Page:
Mental Function Does NOT Change During Menstruation | Can We Break the Stigma?
The stigma associated with women during menstruation goes a little something like this: “they’re a little slow and cranky today, she must be on her period!” Guess what? This notion is simply untrue. Society’s view on menstrual cycles depicts those on their period as, not only gross but also as an embarrassment.
People are censored for even the slightest mention or image of a period stain, yet women’s bodies shown in a more sexual and desirable manner are perfectly acceptable. Stigmas also suggest that women have a lower cognitive ability while menstruating.
It’s a sad and reductive depiction of the capabilities of people on their periods. There may be other contributing factors to the lethargic sense you may feel from time to time during your period, but it certainly isn’t drastically changing the way your brain thinks and functions.
Mental function does not change during menstruation.
A recent study released by Frontiers in Behavioral Neuroscience explains that “while some hormones were associated with changes across one cycle in some of the women taking part, these effects didn’t repeat in the following cycle. Overall, none of the hormones the team studied had any replicable, consistent effect on study participants’ cognition.”
The team of scientists recruited 68 participants. All underwent detailed monitoring chronicling the changes in cognitive processes during each stage of menstruation. The first cycle suggests that cognitive bias and attention were affected the most, but in no way suggests that women cannot complete day to day tasks (or anything for that matter).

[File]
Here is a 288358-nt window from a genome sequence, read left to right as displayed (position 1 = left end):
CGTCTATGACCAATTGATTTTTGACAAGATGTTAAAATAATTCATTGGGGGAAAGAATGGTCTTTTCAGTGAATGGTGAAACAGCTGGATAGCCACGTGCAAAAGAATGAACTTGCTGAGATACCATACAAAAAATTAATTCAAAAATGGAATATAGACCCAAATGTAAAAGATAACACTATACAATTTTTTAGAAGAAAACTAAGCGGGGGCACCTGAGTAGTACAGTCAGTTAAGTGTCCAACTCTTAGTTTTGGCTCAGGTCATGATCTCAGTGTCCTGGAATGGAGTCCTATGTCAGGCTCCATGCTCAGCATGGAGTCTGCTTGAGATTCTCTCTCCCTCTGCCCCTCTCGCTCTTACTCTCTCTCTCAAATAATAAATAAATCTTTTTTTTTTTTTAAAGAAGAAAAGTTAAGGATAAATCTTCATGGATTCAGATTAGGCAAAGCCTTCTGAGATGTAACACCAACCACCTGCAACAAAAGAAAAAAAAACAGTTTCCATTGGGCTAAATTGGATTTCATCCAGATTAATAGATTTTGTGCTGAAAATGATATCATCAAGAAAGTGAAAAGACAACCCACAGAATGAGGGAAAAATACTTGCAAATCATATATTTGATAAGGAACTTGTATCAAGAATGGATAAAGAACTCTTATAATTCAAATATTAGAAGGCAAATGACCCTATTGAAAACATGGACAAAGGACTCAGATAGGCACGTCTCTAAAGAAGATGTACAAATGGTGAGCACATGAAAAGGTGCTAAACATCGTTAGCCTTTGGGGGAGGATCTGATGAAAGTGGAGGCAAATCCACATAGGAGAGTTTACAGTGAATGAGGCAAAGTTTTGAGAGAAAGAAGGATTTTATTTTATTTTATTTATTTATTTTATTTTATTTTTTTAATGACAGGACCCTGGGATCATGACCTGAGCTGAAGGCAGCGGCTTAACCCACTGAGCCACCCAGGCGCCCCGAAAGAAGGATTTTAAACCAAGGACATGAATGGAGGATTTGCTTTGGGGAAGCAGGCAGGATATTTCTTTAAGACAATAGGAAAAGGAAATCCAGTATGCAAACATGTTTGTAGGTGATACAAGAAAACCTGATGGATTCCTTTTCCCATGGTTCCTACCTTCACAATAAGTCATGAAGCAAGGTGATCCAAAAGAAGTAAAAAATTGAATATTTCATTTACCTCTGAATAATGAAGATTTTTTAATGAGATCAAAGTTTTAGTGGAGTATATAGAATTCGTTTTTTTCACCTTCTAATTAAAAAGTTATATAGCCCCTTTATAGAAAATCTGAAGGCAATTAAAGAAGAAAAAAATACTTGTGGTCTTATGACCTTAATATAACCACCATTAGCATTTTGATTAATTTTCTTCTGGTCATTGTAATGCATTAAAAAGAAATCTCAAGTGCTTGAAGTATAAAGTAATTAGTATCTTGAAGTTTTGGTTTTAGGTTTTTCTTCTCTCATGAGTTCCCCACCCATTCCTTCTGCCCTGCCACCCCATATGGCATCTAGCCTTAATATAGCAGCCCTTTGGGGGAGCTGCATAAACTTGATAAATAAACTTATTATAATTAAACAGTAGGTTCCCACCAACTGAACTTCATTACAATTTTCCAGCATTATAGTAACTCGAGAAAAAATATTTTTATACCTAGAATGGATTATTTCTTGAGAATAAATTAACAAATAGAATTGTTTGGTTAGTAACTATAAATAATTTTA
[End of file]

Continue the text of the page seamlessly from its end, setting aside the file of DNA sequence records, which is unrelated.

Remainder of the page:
During the second cycle, the evidence suggested that cognitive bias and attention were not affected. There was no change in the ability to complete two tasks at once. Similarly, memory function was not impacted during the second and proceeding stages of menstruation. While estrogen, progesterone, and testosterone do increase during menstruation, they do not impact overall cognitive ability and performance. So, to sum up the above statements: increased hormonal levels do not necessarily correlate to cognitive ability.
The study’s findings also proved that the participants’ performance over time did not change.
Professor Leeners who spearheaded the study said, “The hormonal changes related to the menstrual cycle do not show any association with cognitive performance. Although there might be individual exceptions, women’s cognitive performance is in general not disturbed by hormonal changes occurring with the menstrual cycle.”
So, feel free to shut down that awful person who may be drawing unfounded conclusions about you and your time of the month. You’re doing just fine – keep doing you.